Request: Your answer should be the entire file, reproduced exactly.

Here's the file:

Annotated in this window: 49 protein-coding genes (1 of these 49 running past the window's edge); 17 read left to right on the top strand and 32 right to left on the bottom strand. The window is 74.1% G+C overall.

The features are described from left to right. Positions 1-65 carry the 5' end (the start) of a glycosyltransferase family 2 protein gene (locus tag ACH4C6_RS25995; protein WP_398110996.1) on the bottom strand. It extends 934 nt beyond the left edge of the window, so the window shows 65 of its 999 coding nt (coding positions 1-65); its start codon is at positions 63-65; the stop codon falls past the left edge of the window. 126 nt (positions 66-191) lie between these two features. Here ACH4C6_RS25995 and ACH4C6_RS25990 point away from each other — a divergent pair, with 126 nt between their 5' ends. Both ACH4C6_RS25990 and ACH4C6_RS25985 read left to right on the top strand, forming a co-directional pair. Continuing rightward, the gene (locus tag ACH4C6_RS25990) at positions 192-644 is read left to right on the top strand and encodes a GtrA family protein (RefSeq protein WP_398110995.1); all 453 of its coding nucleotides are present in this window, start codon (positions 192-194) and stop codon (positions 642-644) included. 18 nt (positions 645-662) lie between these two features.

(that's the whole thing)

Annotated in this window: 49 protein-coding genes (1 of these 49 running past the window's edge); 17 read left to right on the top strand and 32 right to left on the bottom strand. The window is 74.1% G+C overall.

The features are described from left to right. Positions 1-65 carry the 5' end (the start) of a glycosyltransferase family 2 protein gene (locus tag ACH4C6_RS25995; protein WP_398110996.1) on the bottom strand. It extends 934 nt beyond the left edge of the window, so the window shows 65 of its 999 coding nt (coding positions 1-65); its start codon is at positions 63-65; the stop codon falls past the left edge of the window. 126 nt (positions 66-191) lie between these two features. Here ACH4C6_RS25995 and ACH4C6_RS25990 point away from each other — a divergent pair, with 126 nt between their 5' ends. Both ACH4C6_RS25990 and ACH4C6_RS25985 read left to right on the top strand, forming a co-directional pair. Continuing rightward, the gene (locus tag ACH4C6_RS25990) at positions 192-644 is read left to right on the top strand and encodes a GtrA family protein (RefSeq protein WP_398110995.1); all 453 of its coding nucleotides are present in this window, start codon (positions 192-194) and stop codon (positions 642-644) included. 18 nt (positions 645-662) lie between these two features.